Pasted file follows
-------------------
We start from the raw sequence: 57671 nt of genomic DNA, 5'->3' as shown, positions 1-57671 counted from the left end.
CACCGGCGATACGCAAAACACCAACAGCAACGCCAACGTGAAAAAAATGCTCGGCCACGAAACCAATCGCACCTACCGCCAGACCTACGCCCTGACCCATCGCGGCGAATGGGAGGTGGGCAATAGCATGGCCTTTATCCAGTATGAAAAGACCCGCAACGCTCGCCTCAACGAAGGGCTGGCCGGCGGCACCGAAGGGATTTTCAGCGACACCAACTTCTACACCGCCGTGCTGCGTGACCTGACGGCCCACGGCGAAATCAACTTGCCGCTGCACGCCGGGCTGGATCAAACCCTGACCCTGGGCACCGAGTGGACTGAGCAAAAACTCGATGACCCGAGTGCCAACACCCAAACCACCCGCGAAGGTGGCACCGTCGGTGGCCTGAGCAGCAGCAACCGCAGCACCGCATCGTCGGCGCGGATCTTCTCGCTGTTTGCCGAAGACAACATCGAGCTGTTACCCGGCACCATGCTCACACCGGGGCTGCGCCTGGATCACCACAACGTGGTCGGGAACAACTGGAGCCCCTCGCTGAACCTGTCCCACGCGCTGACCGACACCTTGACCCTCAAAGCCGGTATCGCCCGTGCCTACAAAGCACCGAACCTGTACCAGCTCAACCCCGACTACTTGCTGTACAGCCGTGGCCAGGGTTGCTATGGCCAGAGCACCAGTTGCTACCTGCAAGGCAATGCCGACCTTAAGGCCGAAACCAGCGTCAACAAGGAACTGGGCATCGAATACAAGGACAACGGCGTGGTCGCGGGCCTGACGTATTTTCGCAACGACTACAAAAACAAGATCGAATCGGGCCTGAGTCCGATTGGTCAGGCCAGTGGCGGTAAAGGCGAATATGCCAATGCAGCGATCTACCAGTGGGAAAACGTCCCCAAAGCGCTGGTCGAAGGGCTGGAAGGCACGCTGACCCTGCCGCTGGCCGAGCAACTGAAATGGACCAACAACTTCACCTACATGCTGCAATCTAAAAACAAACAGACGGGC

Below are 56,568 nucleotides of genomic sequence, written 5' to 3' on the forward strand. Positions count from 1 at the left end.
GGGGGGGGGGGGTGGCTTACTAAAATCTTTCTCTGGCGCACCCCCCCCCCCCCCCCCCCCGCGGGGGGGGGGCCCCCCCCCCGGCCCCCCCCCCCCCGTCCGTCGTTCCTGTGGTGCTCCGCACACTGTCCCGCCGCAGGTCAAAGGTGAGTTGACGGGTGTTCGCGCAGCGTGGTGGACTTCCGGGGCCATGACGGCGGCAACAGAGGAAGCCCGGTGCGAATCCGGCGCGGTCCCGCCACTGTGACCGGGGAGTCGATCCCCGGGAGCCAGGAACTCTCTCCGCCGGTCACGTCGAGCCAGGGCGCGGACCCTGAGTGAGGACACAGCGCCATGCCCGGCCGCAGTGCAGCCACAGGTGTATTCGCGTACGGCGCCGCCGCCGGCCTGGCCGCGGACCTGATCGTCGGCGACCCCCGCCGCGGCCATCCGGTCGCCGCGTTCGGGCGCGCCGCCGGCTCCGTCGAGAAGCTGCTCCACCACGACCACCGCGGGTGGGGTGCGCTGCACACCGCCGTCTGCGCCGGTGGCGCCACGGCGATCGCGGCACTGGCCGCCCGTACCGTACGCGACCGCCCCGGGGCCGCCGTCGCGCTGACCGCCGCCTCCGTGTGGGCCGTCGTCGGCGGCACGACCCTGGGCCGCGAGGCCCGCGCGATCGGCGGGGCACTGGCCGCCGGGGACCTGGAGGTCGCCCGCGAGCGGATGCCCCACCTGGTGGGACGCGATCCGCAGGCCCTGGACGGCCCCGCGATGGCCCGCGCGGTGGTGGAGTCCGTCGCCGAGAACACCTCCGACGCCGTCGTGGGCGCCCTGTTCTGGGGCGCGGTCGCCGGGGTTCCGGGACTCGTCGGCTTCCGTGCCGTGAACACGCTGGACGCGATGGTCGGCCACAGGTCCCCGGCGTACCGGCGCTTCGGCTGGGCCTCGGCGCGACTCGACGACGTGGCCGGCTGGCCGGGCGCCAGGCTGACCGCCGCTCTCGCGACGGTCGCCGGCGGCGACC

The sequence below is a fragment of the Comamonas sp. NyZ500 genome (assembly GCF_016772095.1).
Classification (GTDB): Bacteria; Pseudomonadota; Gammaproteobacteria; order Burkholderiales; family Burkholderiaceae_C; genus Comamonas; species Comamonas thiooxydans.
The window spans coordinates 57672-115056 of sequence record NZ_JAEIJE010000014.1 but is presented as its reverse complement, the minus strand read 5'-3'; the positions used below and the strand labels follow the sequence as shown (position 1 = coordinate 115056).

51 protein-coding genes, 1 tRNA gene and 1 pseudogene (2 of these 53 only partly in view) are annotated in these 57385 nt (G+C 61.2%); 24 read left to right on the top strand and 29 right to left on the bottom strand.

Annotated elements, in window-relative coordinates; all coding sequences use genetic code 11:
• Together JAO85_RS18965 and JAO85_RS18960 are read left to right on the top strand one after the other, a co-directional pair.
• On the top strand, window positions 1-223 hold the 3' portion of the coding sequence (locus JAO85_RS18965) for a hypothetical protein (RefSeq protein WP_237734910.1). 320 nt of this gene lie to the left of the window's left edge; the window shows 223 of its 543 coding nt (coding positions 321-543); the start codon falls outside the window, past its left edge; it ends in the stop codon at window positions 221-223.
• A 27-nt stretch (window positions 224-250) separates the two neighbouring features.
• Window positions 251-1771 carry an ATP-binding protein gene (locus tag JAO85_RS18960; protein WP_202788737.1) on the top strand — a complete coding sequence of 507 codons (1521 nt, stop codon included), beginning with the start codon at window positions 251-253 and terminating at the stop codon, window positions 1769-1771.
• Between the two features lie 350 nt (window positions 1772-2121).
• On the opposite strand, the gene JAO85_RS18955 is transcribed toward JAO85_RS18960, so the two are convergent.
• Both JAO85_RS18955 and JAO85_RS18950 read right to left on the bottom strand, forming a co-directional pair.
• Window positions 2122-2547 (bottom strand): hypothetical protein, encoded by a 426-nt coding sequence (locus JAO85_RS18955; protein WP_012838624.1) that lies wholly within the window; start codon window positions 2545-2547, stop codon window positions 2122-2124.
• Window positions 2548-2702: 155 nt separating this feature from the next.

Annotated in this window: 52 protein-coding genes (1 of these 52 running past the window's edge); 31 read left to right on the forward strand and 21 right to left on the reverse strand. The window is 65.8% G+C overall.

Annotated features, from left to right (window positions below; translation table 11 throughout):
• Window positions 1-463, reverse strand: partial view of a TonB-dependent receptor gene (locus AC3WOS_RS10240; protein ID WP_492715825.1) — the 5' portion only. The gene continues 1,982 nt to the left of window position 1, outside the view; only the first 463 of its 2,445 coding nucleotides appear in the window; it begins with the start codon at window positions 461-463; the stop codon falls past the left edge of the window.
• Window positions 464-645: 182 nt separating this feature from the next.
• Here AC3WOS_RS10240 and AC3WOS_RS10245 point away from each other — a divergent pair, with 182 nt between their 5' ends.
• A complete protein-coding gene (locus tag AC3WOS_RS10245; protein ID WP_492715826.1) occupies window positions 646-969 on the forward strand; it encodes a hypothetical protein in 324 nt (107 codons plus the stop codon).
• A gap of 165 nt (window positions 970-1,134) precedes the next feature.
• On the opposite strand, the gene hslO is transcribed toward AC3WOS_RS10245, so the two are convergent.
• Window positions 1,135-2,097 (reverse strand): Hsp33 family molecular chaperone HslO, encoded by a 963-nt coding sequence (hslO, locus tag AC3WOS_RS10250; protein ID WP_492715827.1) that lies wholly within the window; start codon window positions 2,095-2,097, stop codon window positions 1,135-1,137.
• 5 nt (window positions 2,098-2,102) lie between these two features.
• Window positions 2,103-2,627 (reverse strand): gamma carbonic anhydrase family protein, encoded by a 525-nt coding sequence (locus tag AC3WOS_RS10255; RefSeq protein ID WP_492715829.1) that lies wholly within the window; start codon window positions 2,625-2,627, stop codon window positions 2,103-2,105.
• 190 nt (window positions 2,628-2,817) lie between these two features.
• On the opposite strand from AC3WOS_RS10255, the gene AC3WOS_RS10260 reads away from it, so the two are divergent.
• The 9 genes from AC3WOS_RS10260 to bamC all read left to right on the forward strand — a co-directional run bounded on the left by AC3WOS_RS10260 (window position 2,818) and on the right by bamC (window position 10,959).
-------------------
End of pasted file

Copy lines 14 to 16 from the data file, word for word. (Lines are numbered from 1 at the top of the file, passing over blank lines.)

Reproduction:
• Between the two features lie 350 nt (window positions 1772-2121).
• On the opposite strand, the gene JAO85_RS18955 is transcribed toward JAO85_RS18960, so the two are convergent.
• Both JAO85_RS18955 and JAO85_RS18950 read right to left on the bottom strand, forming a co-directional pair.